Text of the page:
Directed Molecular Evolution of Proteins

Автор(ы):Brakmann Susanne
06.10.2007
Год изд.:2002
Описание: "Не уж то современные белки появились сразу в том сложнейшем видовом и внутреннем разнообразии, что и сейчас? Обладали ли "первобелки" какими-то свойствами современных или полностью отличались? Как эволюционировали белки? Остановилась ли эволюция белков? Обо всем этом рассказывает настоящая книга."
Оглавление:
Directed Molecular Evolution of Proteins — обложка книги.
1 Introduction [1]
2 Evolutionary Biotechnology - From Ideas and Concepts to Experiments and Computer Simulations [5]
  2.1 Evolution in vivo - From Natural Selection to Population Genetics [5]
  2.2 Evolution in vitro - From Kinetic Equations to Magic Molecules [8]
  2.3 Evolution in silico - From Neutral Networks to Multi-stable Molecules [16]
  2.4 Sequence Structure Mappings of Proteins [25]
  2.5 Concluding Remarks [26]
3 Using Evolutionary Strategies to Investigate the Structure and Function of Chorismate Mutases [29]
  3.1 Introduction [29]
  3.2 Selection versus Screening [30]
    3.2.1 Classical solutions to the sorting problem [31]
    3.2.2 Advantages and limitations of selection [32]
  3.3 Genetic Selection of Novel Chorismate Mutases [33]
    3.3.1 The selection system [35]
    3.3.2 Mechanistic studies [37]
      3.3.2.1 Active site residues [37]
      3.3.2.2 Random protein truncation [42]
    3.3.3 Structural studies [44]
      3.3.3.1 Constraints on interhelical loops [44]
    3.3.4 Altering protein topology [46]
      3.3.4.1 New quaternary structures [47]
      3.3.4.2 Stable monomeric mutases [49]
    3.3.5 Augmenting weak enzyme activity [51]
    3.3.6 Protein design [53]
  3.4 Summary and General Perspectives [57]
4 Construction of Environmental Libraries for Functional Screening of Enzyme Activity [63]
  4.1 Sample Collection and DNA Isolation from Environmental Samples [65]
  4.2 Construction of Environmental Libraries [68]
  4.3 Screening of Environmental Libraries [71]
  4.4 Conclusions [76]
5 Investigation of Phage Display for the Directed Evolution of Enzymes [79]
  5.1 Introduction [79]
  5.2 The Phage Display [79]
  5.3 Phage Display of Enzymes [81]
    5.3.1 The expression vectors [81]
      5.3.1.1 Filamentous bacteriophages [81]
      5.3.1.2 Other phages [83]
    5.3.2 Phage-enzymes [84]
  5.4 Creating Libraries of Mutants [87]
  5.5 Selection of Phage-enzymes [89]
    5.5.1 Selection for binding [89]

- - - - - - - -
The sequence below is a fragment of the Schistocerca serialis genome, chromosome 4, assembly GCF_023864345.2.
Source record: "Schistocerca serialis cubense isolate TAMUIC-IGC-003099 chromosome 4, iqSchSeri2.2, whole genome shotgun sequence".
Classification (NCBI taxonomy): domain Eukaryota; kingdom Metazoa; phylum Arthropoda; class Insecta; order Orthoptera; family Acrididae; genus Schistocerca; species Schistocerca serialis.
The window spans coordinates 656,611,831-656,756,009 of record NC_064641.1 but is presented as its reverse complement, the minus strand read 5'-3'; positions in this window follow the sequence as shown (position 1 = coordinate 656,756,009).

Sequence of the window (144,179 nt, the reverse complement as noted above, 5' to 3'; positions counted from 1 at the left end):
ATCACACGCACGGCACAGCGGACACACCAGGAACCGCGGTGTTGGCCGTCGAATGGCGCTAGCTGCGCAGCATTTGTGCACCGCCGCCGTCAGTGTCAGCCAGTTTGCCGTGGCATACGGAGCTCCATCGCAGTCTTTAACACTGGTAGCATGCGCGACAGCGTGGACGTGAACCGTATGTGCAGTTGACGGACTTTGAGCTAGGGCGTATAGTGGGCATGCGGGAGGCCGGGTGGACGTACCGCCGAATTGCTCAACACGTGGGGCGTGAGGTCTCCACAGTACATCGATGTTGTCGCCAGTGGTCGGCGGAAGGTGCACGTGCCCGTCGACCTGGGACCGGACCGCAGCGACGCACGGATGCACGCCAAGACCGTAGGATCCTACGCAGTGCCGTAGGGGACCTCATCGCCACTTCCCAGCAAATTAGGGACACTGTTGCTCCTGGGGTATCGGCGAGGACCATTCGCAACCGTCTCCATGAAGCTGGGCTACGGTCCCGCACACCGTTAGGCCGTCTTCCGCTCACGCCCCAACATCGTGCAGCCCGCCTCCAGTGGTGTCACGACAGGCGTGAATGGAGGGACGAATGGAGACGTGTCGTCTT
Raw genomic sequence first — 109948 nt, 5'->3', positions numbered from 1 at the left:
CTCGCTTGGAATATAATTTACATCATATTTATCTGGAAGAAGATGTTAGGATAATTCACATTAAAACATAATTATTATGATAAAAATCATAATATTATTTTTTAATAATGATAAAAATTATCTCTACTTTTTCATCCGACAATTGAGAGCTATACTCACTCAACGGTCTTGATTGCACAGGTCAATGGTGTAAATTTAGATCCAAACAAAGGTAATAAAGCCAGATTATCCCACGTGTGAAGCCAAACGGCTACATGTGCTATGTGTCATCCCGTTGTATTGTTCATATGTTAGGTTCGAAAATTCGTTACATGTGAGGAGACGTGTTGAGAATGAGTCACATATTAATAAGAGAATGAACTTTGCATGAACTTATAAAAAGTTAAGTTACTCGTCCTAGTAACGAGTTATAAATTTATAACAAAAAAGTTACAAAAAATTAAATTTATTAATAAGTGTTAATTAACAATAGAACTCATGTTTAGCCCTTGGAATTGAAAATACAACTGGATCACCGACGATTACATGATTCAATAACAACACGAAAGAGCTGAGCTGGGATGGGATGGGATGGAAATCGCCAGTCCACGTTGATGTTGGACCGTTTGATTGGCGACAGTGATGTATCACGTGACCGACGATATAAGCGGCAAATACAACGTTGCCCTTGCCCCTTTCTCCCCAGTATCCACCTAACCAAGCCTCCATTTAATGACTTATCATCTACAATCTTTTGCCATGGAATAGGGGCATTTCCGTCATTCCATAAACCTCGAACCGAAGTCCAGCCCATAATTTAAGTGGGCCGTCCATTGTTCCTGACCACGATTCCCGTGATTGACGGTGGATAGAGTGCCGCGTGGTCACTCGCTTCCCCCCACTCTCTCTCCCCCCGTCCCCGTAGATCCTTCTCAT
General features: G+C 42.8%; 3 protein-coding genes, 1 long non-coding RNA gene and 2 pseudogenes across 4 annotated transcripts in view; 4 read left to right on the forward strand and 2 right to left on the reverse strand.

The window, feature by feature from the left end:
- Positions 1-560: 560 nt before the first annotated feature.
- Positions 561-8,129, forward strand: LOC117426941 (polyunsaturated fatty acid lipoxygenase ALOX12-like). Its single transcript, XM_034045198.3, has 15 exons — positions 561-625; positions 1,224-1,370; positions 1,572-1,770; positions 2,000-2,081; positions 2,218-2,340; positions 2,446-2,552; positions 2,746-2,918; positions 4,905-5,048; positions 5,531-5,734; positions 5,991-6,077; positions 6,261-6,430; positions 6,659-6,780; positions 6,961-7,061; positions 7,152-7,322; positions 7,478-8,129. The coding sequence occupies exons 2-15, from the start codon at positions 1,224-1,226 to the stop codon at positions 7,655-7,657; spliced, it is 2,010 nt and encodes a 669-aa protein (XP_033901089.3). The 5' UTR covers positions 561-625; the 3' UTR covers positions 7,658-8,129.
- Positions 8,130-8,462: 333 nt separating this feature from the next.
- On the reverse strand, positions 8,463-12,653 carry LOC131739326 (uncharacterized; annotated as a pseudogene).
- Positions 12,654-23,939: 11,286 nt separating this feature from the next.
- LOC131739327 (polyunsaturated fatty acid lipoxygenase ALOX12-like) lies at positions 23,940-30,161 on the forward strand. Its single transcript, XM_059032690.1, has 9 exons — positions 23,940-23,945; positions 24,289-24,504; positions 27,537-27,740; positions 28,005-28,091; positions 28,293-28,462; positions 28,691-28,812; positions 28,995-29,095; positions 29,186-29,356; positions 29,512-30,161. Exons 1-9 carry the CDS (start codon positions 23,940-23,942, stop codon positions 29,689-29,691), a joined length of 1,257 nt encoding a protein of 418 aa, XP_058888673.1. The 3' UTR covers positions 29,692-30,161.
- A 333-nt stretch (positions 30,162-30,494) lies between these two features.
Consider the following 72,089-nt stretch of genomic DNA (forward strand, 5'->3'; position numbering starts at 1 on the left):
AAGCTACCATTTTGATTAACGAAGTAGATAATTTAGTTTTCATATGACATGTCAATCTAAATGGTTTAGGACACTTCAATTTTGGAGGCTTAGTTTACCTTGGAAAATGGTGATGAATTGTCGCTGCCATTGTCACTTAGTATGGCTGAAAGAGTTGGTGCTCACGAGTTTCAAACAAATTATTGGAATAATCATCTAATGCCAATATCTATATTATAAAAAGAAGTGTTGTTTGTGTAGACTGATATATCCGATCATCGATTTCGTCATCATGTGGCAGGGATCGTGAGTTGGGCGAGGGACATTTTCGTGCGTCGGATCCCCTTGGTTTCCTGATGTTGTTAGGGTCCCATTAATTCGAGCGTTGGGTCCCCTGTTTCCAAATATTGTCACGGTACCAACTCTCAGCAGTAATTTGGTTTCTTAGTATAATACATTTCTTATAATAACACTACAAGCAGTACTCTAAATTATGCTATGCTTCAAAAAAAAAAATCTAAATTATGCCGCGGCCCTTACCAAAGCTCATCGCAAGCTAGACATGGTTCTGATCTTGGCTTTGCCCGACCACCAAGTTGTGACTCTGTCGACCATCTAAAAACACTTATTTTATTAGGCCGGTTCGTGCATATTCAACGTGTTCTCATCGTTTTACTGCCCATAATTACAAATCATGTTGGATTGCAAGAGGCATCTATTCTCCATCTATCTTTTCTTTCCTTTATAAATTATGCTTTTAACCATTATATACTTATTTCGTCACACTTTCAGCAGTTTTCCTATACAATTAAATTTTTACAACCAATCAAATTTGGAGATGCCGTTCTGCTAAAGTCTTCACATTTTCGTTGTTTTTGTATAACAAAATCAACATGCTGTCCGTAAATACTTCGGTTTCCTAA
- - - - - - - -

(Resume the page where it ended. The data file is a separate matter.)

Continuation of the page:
5.5.2 Selection for catalytic activity [90]
      5.5.2.1 Selection with substrate or product analogues [90]
      5.5.2.2 Selection with transition-state analogues [92]
      5.5.2.3 Selection of reactive active site residues by affinity labeling [96]
      5.5.2.4 Selection with suicide substrates [98]
      5.5.2.5 Selections based directly on substrate transformations [102]
  5.6 Conclusions [108]
6 Directed Evolution of Binding Proteins by Cell Surface Display: Analysis of the Screening Process [111]
  6.1 Introduction [111]
  6.2 Library Construction [113]
    6.2.1 Mutagenesis [113]
    6.2.2 Expression [114]
  6.3 Mutant Isolation [115]
    6.3.1 Differential labeling [115]
    6.3.2 Screening [119]
  6.4 Summary [124]
        Acknowledgments [124]
7 Yeast n-Hybrid Systems for Molecular Evolution [127]
  7.1 Introduction [127]
  7.2 Technical Considerations [130]
    7.2.1 Yeast two-hybrid assay [130]
    7.2.2 Alternative assays [141]
  7.3 Applications [147]
    7.3.1 Protein-protein interactions [147]
    7.3.2 Protein-DNA interactions [149]
    7.3.3 Protein-RNA interactions [150]
    7.3.4 Protein-small molecule interactions [153]
  7.4 Conclusion [155]
8 Advanced Screening Strategies for Biocatalyst Discovery [159]
  8.1 Introduction [159]
  8.2 Semi-quantitative Screening in Agar-plate Formats [161]
  8.3 Solution-based Screening in Microplate Formats [164]
  8.4 Robotics and Automation [169]
9 Engineering Protein Evolution [177]
  9.1 Introduction [177]
  9.2 Mechanisms of Protein Evolution in Nature [178]
    9.2.1 Gene duplication [179]
    9.2.2 Tandem duplication [180]
        (?)-barrels [181]
    9.2.3 Circular permutation [182]
    9.2.4 Oligomerization [183]
    9.2.5 Gene fusion [184]
    9.2.6 Domain recruitment [184]
    9.2.7 Exon shuffling [186]
  9.3 Engineering Genes and Gene Fragments [187]
    9.3.1 Protein fragmentation [188]
    9.3.2 Rational swapping of secondary structure elements and domains [189]
    9.3.3 Combinatorial gene fragment shuffling [190]
    9.3.4 Modular recombination and protein folding [194]
    9.3.5 Rational domain assembly - engineering zinc fingers [199]